Semiannual               SA        95.000000      CUUS0000SA0 2022-07-13 07:37                .       2021-01-01       1913-01-01        38.000000       2022-11-28       2022-11-28 Not Seasonally A Consumer Price I Inflation, consu          Percent Index 1982-1984=
          Annual                A        84.000000   FPCPITOTLZGUSA 2022-05-03 14:01 Inflation as mea       2021-01-01       1960-01-01        84.000000       2022-11-28       2022-11-28 Not Seasonally A              NSA Inflation, consu          Percent                %
         Monthly                M        83.000000  CPALTT01USM657N 2022-11-14 14:25 OECD descriptor        2022-09-01       1960-01-01        80.000000       2022-11-28       2022-11-28 Not Seasonally A              NSA Consumer Price I Growth rate prev Growth rate prev 

It looks like the best series for us to use is "CPIAUCSL". However, this series starts in January 1947.

We can tell GAUSS to only import data starting from 1971 by setting the observation_start parameter to "1971-01-01" using the fred_set procedure:

// Set observation_start parameter
// to use all data on or after 1971-01-01
params_cpi = fred_set("observation_start", "1971-01-01");

Now we can load our CPI data using fred_load with two inputs:

  1. The series ID.
  2. The parameter list, params_cpi.
// Load data using a parameter list
cpi_m = fred_load("CPIAUCSL", params_cpi);

// Preview first 5 rows of data

Our data preview shows that the imported data starts on January 1, 1971:

            date         CPIAUCSL
      1971-01-01        39.900000
      1971-02-01        39.900000
      1971-03-01        40.000000
      1971-04-01        40.100000
      1971-05-01        40.300000 

Aggregating Data

Next, suppose we want to aggregate our data from monthly to quarterly data. The FRED import tools provide a convenient way to do this at the time of import using the frequency parameter.

The frequency parameter allows you to specify the frequency of data you would like. The specified frequency can only be the same or lower than the frequency of the original series.

Frequency options include:


The default aggregation method is to use averaging. However, the aggregation_method parameter can be used to specify an aggregation method. Aggregation options include:

"eop"End of Period

Let's use the frequency parameter to aggregate the monthly "CPIAUCSL" series to quarterly observations. We will also use the aggregation_method to specify that end-of-period aggregation is used:

// Set parameter list
// Include previously specified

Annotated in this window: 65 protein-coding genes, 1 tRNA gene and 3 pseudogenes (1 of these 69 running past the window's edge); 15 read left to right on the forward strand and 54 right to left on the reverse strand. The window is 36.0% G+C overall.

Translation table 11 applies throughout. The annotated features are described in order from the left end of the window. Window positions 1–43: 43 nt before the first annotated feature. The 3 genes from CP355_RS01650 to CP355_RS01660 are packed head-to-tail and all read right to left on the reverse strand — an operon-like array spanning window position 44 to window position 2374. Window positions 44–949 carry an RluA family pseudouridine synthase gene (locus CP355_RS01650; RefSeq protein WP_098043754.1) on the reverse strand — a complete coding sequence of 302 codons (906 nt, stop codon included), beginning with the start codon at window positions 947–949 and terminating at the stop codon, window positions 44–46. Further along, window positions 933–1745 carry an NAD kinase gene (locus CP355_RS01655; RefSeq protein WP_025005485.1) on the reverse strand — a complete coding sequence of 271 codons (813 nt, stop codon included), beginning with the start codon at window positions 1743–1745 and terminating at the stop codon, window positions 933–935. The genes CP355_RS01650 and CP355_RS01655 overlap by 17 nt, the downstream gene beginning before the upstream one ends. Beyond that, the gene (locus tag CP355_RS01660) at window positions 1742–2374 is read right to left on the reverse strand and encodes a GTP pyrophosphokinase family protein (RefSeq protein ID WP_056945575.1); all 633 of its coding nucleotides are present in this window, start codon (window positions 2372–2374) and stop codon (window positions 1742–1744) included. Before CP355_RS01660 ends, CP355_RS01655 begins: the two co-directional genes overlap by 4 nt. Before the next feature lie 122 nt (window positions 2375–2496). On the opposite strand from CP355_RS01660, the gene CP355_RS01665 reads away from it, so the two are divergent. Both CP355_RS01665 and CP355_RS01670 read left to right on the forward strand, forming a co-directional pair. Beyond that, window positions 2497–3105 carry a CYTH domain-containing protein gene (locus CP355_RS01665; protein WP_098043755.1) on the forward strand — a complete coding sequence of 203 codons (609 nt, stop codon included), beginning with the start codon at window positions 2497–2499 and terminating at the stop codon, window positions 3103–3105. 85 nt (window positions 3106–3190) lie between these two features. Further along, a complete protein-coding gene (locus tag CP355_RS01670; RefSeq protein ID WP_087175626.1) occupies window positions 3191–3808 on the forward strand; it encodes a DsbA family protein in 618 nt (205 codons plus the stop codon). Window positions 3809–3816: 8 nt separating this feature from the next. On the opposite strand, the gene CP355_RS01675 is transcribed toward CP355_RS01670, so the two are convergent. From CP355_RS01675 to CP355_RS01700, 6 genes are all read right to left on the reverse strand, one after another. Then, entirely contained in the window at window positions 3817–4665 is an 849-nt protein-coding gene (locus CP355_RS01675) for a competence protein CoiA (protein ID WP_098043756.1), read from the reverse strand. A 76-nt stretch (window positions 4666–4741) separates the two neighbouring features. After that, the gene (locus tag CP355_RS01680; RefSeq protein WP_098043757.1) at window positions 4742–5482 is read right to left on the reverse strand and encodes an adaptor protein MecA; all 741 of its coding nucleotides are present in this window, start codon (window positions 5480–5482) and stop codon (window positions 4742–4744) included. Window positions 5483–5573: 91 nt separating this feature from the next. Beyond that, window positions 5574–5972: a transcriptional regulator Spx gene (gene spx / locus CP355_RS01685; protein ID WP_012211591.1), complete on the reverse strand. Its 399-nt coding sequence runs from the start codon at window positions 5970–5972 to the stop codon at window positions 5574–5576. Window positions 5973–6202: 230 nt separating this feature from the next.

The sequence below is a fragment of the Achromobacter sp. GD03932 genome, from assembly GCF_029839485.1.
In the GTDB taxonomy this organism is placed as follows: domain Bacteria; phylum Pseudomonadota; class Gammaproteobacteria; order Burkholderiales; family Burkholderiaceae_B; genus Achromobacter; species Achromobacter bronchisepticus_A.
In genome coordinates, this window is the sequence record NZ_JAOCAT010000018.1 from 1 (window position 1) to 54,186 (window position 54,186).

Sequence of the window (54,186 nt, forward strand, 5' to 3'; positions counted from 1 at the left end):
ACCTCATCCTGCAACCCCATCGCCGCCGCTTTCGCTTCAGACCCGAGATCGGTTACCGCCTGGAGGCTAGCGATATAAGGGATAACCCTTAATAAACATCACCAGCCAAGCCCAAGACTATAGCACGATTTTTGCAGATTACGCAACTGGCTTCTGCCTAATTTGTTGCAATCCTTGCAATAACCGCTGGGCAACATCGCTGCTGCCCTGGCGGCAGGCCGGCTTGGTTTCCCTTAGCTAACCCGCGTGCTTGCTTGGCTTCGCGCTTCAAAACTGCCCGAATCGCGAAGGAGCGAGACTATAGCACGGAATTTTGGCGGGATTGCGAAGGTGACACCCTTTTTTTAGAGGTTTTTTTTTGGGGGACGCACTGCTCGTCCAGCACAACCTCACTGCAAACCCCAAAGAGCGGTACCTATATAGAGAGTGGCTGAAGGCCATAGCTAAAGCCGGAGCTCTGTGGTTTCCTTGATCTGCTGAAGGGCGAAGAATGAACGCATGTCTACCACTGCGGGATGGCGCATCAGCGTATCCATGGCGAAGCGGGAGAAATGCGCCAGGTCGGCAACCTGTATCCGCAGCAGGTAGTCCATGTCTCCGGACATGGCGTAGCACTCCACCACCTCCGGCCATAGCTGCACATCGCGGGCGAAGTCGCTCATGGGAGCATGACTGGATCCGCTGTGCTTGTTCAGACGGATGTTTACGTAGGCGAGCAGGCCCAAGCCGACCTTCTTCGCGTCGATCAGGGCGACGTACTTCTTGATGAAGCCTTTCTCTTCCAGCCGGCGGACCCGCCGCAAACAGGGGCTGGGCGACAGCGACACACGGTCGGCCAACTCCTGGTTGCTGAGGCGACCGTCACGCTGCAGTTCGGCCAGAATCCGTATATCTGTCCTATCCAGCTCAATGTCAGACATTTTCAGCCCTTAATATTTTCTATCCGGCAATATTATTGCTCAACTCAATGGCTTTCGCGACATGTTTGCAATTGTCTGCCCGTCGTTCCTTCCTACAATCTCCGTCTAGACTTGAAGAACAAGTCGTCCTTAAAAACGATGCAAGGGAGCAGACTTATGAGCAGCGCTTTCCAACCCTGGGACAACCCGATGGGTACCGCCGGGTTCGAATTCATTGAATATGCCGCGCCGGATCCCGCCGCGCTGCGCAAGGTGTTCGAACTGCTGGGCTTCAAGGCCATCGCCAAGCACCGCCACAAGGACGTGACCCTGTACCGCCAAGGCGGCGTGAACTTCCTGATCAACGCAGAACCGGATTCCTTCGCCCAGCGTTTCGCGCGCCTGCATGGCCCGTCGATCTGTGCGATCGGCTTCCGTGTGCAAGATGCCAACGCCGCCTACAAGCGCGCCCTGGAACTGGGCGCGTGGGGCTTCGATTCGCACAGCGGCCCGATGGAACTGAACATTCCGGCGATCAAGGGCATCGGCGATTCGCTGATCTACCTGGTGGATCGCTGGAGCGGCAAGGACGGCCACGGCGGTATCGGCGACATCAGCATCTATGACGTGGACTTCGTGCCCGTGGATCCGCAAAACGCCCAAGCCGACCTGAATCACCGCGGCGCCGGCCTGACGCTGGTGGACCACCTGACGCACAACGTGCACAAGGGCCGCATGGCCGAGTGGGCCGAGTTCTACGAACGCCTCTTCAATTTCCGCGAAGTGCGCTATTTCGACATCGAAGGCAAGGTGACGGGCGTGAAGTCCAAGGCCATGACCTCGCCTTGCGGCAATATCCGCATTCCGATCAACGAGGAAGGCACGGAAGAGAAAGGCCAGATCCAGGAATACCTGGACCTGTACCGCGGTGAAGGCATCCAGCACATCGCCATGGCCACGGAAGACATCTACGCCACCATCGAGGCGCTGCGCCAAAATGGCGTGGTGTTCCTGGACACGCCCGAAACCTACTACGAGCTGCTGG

// parameter list to append new specifications
params_cpi = fred_set("frequency", "q", "aggregation_method", "eop", params_cpi);

// Load quarterly CPI
cpi_q_eop  = fred_load("CPIAUCSL", params_cpi);

            date         CPIAUCSL
      1971-01-01        40.000000
      1971-04-01        40.500000
      1971-07-01        40.800000
      1971-10-01        41.100000
      1972-01-01        41.400000

The cpi_q_eop dataframe now contains quarterly data starting in January 1971.


Finally, suppose we want to use our CPI data to study inflation. With the FRED import tools, we can do this using the units parameter with the fred_load procedure.

The units options include:

"lin"Levels (no transformation).
"ch1"Change from one year ago.
"pch"Percent change.
"pc1"Percent change from one year ago.
"pca"Compounded annual rate of change.
"cch"Continuously compounded rate of change.
"cca"Continuously compounded annual rate of change.
"log"Natural log.

Let's update our params_cpi parameter list and import the percent change of "CPIAUCSL" from a year ago.

// Set params
params_cpi = fred_set("units", "pc1", params_cpi);

// Load quarterly CPI
infl_q  = fred_load("CPIAUCSL", params_cpi);
plotXY(infl_q,  "CPIAUCSL ~ date");

Graph of CPI data.


In today's blog, we saw how the GAUSS FRED integration introduced in GAUSS 23 can save you time and effort when it comes to working with FRED data.

We learned how to use the FRED import tools to:

  • Search for a FRED data series.
  • Import FRED data to GAUSS, including merging multiple series.
  • Use advanced import tools to perform data transformations.

One thought on “Importing FRED Data to GAUSS

  1. Jamel

    It works perfectly. Very useful, thanks!

    Maybe one remark about this line:

    fred_search("producer price index");

    In my version of GAUSS 23, it produces the following:

    f f g i l n o o p r r s s t u u
    M M 79.0000 P 2 B 2 1 79.0000 2 2 S S P I I
    M M 78.0000 P 2 . 1 1 78.0000 2 2 N P I I G

    I suppose I have to update my version of GAUSS.

    With my best regards,